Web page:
Historians warn us against falling into a trap called the retrospective fallacy, that is, assuming that whatever happened – the Confederacy was defeated, we survived the Great Depression without a revolution – was bound to happen.
When we succumb to that kind of thinking, we overlook the achievements and sacrifices of those who brought us safely to harbor. Among those is Adirondack legend and women’s rights advocate Inez Milholland.
“The only people who have heard about her are those who majored in women’s history in college,” Joan Wages, president and chief executive of the National Women’s History Museum, told the Washington Post in 2013. “That is because the history textbooks still say that women were ‘given’ the vote in 1920. The 72 years that led up to that 1920 amendment are just erased.”
Milholland, a Vassar graduate who held a law degree from NYU, was notorious in her day as a figurehead of the movement. On March 4, 1913, the day Woodrow Wilson was inaugurated for his first term, women from every state gathered in the capital and staged a great parade down Pennsylvania Avenue. Leading the parade on a white charger was Milholland, then 25 years old.
Three years later, as she was barnstorming through the west, campaigning for passage of the constitutional amendment to enfranchise women, she collapsed on stage at a rally in Los Angeles and died shortly thereafter. She was buried in the Milholland family plot at the Congregational Church in Lewis, is Essex County, New York.
An example of that recognition is a new book, Remembering Inez: The Last Campaign of Inez Milholland. Consisting of essays she wrote for the movement’s magazine, The Suffragist, in 1916, and edited by Robert J. Cooney, the author of “Winning the Vote: The Triumph of the American Women Suffrage Movement” the book demonstrates clearly why Milholland became a leader of the movement
“She believed in democracy and she represented the concerns of women who at the time had no elected leaders. She spoke out eloquently for women, defended them, challenged them and worked to improve their condition,” writes Cooney.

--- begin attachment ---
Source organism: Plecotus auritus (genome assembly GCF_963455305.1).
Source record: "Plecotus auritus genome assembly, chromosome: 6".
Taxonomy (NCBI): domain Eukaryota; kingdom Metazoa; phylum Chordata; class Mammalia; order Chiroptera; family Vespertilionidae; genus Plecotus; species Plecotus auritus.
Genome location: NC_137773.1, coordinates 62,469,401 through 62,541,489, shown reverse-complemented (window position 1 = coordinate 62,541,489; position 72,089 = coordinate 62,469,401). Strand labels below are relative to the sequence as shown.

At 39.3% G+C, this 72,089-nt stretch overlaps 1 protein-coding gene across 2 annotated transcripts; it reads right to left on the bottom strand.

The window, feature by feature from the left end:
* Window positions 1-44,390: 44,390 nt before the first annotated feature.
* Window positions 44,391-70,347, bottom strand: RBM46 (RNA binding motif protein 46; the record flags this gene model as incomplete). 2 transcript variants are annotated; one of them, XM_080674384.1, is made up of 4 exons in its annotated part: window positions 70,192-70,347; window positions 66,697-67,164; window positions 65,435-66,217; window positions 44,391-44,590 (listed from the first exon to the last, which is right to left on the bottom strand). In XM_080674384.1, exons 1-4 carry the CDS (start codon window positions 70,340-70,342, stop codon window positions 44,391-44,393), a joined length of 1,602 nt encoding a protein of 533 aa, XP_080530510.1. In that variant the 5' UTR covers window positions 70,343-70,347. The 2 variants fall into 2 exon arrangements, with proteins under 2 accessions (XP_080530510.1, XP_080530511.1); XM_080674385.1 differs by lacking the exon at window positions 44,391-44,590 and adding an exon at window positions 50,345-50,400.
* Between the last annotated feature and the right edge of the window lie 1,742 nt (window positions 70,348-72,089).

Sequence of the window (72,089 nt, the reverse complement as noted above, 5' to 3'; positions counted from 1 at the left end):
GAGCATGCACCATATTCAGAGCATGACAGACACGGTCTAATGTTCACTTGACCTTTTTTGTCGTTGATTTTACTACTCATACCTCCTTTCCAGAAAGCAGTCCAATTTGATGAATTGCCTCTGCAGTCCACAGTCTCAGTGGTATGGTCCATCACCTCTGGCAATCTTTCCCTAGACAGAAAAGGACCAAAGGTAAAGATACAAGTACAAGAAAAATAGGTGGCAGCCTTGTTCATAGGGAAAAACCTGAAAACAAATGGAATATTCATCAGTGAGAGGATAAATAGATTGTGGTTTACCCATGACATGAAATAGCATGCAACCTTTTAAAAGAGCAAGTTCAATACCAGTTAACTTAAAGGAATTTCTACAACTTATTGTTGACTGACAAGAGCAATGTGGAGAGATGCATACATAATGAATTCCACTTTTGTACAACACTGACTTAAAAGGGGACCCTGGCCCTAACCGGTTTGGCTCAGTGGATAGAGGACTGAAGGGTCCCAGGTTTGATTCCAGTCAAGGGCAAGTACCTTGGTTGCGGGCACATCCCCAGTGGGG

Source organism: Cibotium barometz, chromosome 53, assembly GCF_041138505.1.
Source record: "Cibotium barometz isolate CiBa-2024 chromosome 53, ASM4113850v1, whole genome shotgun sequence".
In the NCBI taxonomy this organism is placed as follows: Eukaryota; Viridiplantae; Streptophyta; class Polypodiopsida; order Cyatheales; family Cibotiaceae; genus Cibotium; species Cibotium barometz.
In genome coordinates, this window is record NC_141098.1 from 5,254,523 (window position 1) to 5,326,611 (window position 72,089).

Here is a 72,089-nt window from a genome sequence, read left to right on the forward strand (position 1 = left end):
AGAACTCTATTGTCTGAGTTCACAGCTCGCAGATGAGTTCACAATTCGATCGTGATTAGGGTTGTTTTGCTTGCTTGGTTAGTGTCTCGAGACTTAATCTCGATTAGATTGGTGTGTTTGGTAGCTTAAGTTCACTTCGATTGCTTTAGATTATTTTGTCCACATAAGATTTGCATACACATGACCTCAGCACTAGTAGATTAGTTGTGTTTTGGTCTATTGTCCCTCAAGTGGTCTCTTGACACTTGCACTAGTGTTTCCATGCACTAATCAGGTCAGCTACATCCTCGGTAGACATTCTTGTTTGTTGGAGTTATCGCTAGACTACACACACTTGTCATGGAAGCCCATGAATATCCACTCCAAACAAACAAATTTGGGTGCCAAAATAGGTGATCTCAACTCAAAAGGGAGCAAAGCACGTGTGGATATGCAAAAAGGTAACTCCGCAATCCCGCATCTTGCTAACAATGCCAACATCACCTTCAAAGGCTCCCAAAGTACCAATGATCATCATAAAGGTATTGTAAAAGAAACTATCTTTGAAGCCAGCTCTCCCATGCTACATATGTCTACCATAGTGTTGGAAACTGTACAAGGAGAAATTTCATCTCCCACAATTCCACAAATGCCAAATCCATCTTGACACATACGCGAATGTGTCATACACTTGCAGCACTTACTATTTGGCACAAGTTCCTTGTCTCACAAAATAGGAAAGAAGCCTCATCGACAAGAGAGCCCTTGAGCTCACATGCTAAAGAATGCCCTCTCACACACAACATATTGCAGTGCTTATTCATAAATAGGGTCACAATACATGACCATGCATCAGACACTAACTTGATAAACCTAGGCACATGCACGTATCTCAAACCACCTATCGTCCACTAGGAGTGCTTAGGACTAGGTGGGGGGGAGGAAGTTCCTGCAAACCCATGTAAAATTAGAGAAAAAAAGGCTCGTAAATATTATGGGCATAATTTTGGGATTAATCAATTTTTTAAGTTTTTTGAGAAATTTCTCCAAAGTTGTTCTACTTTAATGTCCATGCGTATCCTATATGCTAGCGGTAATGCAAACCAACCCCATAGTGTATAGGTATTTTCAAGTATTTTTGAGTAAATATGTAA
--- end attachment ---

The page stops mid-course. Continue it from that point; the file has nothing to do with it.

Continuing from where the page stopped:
Thanks in part to Milholland, New York became one of only a dozen or so states within the Union to grant women the right to vote in local and state elections before the 20th amendment was adopted in 1920.
Born in 1886, she was the daughter of John Milholland, an Essex County native who made a fortune from his investments in the pneumatic tube. (By training a newspaperman, he got his start on the Ticonderoga Sentinel.)
He used a part of that fortune to acquire property in Lewis – Mount Discovery and the surrounding lands, some of which is now occupied by the Meadowmount School for Strings.
Eight years after the adoption of the 20th amendment, the National Women’s Party held a conference at Meadowmount, which concluded with a pageant in the meadows below Mount Discovery.
Anne Boissevain Nussbaum, who was related to the brother of Milholland’s husband and who lived in Westport, once recalled the pageant in detail.
More than 10,000 people attended, she said. The theme was the passing of the torch of freedom from one generation to the next. Great women leaders of the past were honored, and Inez’s role was dramatized by the appearance of her sister, Vida, riding a white horse as Inez had done. In the final act of the pageant, Mrs. Nusbaum took the torch and passed it on.
Generations of American women have been doing that same thing, in one form or another, ever since.